Teachers have long delighted in their student’s creativity, curiosity, and ingenuity—except maybe when the kids are sneaking peeks at their phones in class! But young people tend to be early proponents of new technology, and education must keep up to help students realize the full potential of their affinity for that technology. Consider these five benefits of 3D printing technology in education.
Kids are good at identifying issues to complain about, along with unmet needs. But the question to put to them is, “So, what are you going to do about it?”
Schoolchildren have used 3D printing to design a new nature play area, a glitter-shooting prosthetic arm, a fidget toy, and a football-shaped “emergency mask pod” that firefighters can throw to people in burning buildings. Inside the pod is an emergency mask to help reduce smoke inhalation, eye protection, and a glow stick to boost a trapped person’s visibility to rescuers.
Teaches the Value of Failure
The saying, “If at first you don’t succeed, try again,” pretty much describes the iteration process involved in creating functional prototypes and other computer-designed objects using 3D printing. Failure is just another word for discovery in this process. When you print out a part that doesn’t fit, wheels that won’t turn, or a model that proves your design dimensions are off-kilter, you provide yourself with important information for the next round of design; the following steps focus on correcting and improving the end result.
Although there are now several sites where designers and hobbyists can upload their plans for 3D-printed objects, they might not fit exactly what a student has in mind. But these sites can generate ideas that kids can take back to their computers and improve upon or modify to create the object they imagined.
That’s what Jakob Sperry did when he designed his Gyrings fidget toy. He took an existing design and modified it to create multiple interlocking rings that a user can manipulate to keep their hands busy when they’re feeling restless. This is something that calms many kids with ADHD or autism spectrum disorders.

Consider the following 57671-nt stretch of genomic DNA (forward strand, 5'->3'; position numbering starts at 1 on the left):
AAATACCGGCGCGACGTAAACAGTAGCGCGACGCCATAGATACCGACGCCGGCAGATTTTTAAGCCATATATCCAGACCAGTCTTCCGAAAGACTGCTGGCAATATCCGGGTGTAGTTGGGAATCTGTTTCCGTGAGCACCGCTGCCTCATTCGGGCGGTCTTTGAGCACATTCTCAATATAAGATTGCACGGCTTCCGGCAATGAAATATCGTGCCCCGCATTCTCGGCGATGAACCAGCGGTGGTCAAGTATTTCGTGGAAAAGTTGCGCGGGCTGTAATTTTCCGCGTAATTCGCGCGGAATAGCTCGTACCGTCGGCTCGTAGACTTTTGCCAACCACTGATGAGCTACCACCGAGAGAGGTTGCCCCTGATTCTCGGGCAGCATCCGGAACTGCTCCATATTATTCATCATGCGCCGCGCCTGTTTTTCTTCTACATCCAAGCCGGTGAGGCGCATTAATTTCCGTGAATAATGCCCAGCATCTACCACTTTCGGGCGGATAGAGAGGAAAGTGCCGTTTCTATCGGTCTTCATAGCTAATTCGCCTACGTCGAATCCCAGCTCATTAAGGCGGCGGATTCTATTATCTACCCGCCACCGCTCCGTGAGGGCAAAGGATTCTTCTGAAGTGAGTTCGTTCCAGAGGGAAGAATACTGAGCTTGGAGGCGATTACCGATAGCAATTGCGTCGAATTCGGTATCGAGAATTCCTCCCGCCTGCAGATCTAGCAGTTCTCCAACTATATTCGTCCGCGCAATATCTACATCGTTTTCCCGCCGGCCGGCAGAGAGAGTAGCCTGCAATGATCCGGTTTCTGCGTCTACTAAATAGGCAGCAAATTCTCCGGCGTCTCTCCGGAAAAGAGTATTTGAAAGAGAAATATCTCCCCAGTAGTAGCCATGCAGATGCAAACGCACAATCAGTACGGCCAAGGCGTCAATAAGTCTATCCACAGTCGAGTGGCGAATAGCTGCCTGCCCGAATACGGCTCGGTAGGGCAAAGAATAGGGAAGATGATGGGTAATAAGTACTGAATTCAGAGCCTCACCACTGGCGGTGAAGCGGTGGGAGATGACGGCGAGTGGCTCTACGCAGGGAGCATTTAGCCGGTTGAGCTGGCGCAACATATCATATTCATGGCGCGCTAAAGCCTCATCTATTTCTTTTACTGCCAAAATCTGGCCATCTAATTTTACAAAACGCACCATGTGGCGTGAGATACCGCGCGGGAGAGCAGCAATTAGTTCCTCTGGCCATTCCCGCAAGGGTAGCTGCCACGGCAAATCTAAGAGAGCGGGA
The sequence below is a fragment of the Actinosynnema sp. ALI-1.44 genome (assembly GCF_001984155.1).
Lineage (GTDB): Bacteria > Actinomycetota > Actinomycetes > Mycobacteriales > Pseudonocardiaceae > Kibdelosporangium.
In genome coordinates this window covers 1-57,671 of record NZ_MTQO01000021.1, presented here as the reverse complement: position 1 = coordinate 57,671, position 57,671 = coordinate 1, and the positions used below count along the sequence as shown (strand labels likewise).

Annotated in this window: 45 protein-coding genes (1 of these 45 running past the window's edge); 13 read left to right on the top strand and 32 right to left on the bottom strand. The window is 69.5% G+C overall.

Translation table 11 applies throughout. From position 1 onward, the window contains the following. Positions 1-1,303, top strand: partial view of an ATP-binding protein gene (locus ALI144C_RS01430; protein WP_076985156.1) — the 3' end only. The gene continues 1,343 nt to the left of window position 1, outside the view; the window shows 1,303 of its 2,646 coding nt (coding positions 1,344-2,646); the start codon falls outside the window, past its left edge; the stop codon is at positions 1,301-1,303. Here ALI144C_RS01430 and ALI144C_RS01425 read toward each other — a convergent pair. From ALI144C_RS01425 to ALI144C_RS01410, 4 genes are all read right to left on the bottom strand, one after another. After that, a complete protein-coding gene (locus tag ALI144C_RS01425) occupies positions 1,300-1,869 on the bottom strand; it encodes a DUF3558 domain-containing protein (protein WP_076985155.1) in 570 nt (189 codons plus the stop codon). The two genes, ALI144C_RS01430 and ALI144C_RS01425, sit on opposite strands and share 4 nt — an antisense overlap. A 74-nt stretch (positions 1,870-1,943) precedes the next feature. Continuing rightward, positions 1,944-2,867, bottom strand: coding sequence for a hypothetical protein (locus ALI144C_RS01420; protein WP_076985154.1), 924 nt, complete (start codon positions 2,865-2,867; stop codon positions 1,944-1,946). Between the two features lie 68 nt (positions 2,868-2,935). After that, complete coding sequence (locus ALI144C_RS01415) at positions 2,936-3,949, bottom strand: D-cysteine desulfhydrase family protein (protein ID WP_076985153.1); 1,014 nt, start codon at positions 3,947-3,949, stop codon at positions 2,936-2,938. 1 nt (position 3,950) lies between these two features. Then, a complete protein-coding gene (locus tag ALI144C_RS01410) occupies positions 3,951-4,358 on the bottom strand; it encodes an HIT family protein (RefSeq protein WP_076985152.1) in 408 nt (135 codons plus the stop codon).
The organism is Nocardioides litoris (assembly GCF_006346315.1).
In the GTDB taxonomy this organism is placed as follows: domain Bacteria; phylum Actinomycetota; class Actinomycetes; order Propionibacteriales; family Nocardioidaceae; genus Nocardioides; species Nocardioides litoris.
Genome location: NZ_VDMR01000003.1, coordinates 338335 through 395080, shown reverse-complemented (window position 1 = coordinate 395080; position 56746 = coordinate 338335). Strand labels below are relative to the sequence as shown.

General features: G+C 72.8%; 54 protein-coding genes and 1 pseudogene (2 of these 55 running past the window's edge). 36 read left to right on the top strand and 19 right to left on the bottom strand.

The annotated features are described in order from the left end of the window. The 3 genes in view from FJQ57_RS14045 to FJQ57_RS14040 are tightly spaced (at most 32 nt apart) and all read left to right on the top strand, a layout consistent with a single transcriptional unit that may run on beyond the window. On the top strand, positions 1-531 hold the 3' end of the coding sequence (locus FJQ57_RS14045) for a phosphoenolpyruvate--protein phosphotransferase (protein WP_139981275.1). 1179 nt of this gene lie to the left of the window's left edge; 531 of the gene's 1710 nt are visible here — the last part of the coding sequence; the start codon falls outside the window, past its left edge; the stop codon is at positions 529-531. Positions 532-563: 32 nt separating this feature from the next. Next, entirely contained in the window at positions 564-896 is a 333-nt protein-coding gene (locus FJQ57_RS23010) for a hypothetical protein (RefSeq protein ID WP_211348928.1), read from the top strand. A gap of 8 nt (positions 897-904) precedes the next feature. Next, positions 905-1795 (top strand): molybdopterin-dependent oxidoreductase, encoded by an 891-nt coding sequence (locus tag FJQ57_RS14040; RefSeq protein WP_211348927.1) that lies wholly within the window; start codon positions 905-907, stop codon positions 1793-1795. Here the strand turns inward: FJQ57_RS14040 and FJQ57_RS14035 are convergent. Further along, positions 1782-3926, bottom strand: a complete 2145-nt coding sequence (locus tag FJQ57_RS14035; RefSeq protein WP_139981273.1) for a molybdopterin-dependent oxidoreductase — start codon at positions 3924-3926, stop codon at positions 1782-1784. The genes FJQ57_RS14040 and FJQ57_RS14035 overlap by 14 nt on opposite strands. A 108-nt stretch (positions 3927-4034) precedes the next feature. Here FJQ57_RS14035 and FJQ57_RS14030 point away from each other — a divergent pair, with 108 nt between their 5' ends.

Complex, Realistic Models
Even though you can see a 3D rendering of an object on a computer screen, it’s not the same as holding the thing in your hands. 3D printing is used to make realistic medical models of bodily organs and systems that medical students can take apart and reconstruct.
Students from kindergarten to university can better visualize molecular and crystalline structures, bridge support systems, and human anatomy using 3D printing techniques. They can also recreate historical tools or use their imaginations to fashion costume pieces, helmets, and masks for reenactments of historical events.
School resources are perennially scarce. Teachers invest far too much of their own money in buying supplies. However, 3D printers and 3D printing supplies have become more affordable as the technology is broadly adopted by hobbyists and manufacturers. If your children’s school is has a tight budget, offer to donate a 3D printer and a starter supply of printing filament for teachers to use with their students. You’ll be amazed at what the students create!
Using 3D technology in education offers an opportunity for hands-on learning and experimentation. It also exposes students to important 21st-century skills that all of us will need to address the complex health, environmental, and technical issues of modern life.